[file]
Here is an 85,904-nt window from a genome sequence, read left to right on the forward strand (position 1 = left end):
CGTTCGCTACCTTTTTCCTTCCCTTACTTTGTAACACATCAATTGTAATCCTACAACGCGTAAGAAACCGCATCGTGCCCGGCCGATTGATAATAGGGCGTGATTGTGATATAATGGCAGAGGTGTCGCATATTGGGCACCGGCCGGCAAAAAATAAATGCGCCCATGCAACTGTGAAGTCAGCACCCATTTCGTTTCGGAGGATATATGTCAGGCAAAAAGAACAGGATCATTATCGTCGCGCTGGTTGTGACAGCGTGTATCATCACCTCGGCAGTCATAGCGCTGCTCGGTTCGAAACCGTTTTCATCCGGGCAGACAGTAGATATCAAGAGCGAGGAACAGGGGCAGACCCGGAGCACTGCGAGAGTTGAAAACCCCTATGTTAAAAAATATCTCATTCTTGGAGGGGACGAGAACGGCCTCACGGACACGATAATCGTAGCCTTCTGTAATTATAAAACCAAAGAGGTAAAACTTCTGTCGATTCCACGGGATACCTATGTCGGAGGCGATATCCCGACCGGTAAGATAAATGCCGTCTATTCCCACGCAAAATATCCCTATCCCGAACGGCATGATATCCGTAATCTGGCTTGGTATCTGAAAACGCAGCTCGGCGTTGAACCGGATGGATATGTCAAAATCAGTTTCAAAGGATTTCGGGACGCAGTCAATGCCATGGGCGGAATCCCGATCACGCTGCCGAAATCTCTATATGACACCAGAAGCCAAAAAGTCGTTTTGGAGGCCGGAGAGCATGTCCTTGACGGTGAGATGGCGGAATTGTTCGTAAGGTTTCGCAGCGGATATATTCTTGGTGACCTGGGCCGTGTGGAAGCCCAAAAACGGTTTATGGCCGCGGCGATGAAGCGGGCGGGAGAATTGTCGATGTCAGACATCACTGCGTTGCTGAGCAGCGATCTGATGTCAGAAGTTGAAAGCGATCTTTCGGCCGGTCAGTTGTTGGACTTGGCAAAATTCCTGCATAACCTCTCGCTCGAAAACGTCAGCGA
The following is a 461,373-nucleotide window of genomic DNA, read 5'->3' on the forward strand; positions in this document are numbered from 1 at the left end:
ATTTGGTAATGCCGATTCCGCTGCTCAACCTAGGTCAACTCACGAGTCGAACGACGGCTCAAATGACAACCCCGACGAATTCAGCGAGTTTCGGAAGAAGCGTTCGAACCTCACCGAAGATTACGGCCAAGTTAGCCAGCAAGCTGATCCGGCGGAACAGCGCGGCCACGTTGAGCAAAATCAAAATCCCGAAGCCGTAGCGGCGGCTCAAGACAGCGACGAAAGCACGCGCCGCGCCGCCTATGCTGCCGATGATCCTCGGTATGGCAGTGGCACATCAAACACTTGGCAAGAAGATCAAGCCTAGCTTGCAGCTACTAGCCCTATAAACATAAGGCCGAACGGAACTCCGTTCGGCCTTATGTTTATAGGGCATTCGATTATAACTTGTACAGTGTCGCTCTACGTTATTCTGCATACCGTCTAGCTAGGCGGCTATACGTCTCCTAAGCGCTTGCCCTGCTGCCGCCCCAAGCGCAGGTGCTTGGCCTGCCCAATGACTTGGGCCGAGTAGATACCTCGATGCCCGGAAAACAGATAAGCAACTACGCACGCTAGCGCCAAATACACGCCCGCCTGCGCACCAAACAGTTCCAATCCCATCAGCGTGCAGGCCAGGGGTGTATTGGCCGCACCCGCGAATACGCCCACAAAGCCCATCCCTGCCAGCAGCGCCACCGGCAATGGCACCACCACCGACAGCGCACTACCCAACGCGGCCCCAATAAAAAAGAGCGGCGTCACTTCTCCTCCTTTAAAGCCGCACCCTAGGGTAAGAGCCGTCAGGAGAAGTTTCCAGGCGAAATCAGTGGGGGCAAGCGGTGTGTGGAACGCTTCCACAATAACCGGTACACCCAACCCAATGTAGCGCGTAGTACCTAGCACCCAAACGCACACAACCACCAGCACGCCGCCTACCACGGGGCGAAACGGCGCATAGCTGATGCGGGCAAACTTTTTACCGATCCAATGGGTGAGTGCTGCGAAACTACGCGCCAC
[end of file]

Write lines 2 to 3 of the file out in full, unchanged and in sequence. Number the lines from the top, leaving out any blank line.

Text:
CGTTCGCTACCTTTTTCCTTCCCTTACTTTGTAACACATCAATTGTAATCCTACAACGCGTAAGAAACCGCATCGTGCCCGGCCGATTGATAATAGGGCGTGATTGTGATATAATGGCAGAGGTGTCGCATATTGGGCACCGGCCGGCAAAAAATAAATGCGCCCATGCAACTGTGAAGTCAGCACCCATTTCGTTTCGGAGGATATATGTCAGGCAAAAAGAACAGGATCATTATCGTCGCGCTGGTTGTGACAGCGTGTATCATCACCTCGGCAGTCATAGCGCTGCTCGGTTCGAAACCGTTTTCATCCGGGCAGACAGTAGATATCAAGAGCGAGGAACAGGGGCAGACCCGGAGCACTGCGAGAGTTGAAAACCCCTATGTTAAAAAATATCTCATTCTTGGAGGGGACGAGAACGGCCTCACGGACACGATAATCGTAGCCTTCTGTAATTATAAAACCAAAGAGGTAAAACTTCTGTCGATTCCACGGGATACCTATGTCGGAGGCGATATCCCGACCGGTAAGATAAATGCCGTCTATTCCCACGCAAAATATCCCTATCCCGAACGGCATGATATCCGTAATCTGGCTTGGTATCTGAAAACGCAGCTCGGCGTTGAACCGGATGGATATGTCAAAATCAGTTTCAAAGGATTTCGGGACGCAGTCAATGCCATGGGCGGAATCCCGATCACGCTGCCGAAATCTCTATATGACACCAGAAGCCAAAAAGTCGTTTTGGAGGCCGGAGAGCATGTCCTTGACGGTGAGATGGCGGAATTGTTCGTAAGGTTTCGCAGCGGATATATTCTTGGTGACCTGGGCCGTGTGGAAGCCCAAAAACGGTTTATGGCCGCGGCGATGAAGCGGGCGGGAGAATTGTCGATGTCAGACATCACTGCGTTGCTGAGCAGCGATCTGATGTCAGAAGTTGAAAGCGATCTTTCGGCCGGTCAGTTGTTGGACTTGGCAAAATTCCTGCATAACCTCTCGCTCGAAAACGTCAGCGA
The following is a 461,373-nucleotide window of genomic DNA, read 5'->3' on the forward strand; positions in this document are numbered from 1 at the left end: